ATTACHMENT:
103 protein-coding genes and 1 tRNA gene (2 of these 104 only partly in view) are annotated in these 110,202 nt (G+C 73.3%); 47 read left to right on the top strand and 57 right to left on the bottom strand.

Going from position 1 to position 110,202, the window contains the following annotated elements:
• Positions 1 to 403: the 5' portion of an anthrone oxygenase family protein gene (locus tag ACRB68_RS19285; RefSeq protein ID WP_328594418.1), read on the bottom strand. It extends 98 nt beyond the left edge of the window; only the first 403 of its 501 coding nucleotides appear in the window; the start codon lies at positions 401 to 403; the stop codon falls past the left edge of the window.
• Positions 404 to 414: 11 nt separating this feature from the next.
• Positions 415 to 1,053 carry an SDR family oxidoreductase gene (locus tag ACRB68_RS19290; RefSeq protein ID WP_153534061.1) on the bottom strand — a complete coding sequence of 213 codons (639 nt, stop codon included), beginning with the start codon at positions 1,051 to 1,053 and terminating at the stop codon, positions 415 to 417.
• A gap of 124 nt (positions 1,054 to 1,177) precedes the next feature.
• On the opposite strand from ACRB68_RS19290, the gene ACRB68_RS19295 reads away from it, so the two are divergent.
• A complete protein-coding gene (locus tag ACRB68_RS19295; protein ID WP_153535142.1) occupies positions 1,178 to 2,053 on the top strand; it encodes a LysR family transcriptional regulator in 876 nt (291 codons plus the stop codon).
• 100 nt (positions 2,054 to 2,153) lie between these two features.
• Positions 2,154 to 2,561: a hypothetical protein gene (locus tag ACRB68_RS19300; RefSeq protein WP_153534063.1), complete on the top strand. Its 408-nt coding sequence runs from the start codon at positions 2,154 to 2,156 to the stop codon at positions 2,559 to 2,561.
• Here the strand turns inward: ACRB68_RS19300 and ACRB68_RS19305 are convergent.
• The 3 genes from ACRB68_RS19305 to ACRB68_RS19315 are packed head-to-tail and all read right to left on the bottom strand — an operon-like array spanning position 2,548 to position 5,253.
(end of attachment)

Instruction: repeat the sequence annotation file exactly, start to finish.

103 protein-coding genes and 1 tRNA gene (2 of these 104 only partly in view) are annotated in these 110,202 nt (G+C 73.3%); 47 read left to right on the top strand and 57 right to left on the bottom strand.

Going from position 1 to position 110,202, the window contains the following annotated elements:
• Positions 1 to 403: the 5' portion of an anthrone oxygenase family protein gene (locus tag ACRB68_RS19285; RefSeq protein ID WP_328594418.1), read on the bottom strand. It extends 98 nt beyond the left edge of the window; only the first 403 of its 501 coding nucleotides appear in the window; the start codon lies at positions 401 to 403; the stop codon falls past the left edge of the window.
• Positions 404 to 414: 11 nt separating this feature from the next.
• Positions 415 to 1,053 carry an SDR family oxidoreductase gene (locus tag ACRB68_RS19290; RefSeq protein ID WP_153534061.1) on the bottom strand — a complete coding sequence of 213 codons (639 nt, stop codon included), beginning with the start codon at positions 1,051 to 1,053 and terminating at the stop codon, positions 415 to 417.
• A gap of 124 nt (positions 1,054 to 1,177) precedes the next feature.
• On the opposite strand from ACRB68_RS19290, the gene ACRB68_RS19295 reads away from it, so the two are divergent.
• A complete protein-coding gene (locus tag ACRB68_RS19295; protein ID WP_153535142.1) occupies positions 1,178 to 2,053 on the top strand; it encodes a LysR family transcriptional regulator in 876 nt (291 codons plus the stop codon).
• 100 nt (positions 2,054 to 2,153) lie between these two features.
• Positions 2,154 to 2,561: a hypothetical protein gene (locus tag ACRB68_RS19300; RefSeq protein WP_153534063.1), complete on the top strand. Its 408-nt coding sequence runs from the start codon at positions 2,154 to 2,156 to the stop codon at positions 2,559 to 2,561.
• Here the strand turns inward: ACRB68_RS19300 and ACRB68_RS19305 are convergent.
• The 3 genes from ACRB68_RS19305 to ACRB68_RS19315 are packed head-to-tail and all read right to left on the bottom strand — an operon-like array spanning position 2,548 to position 5,253.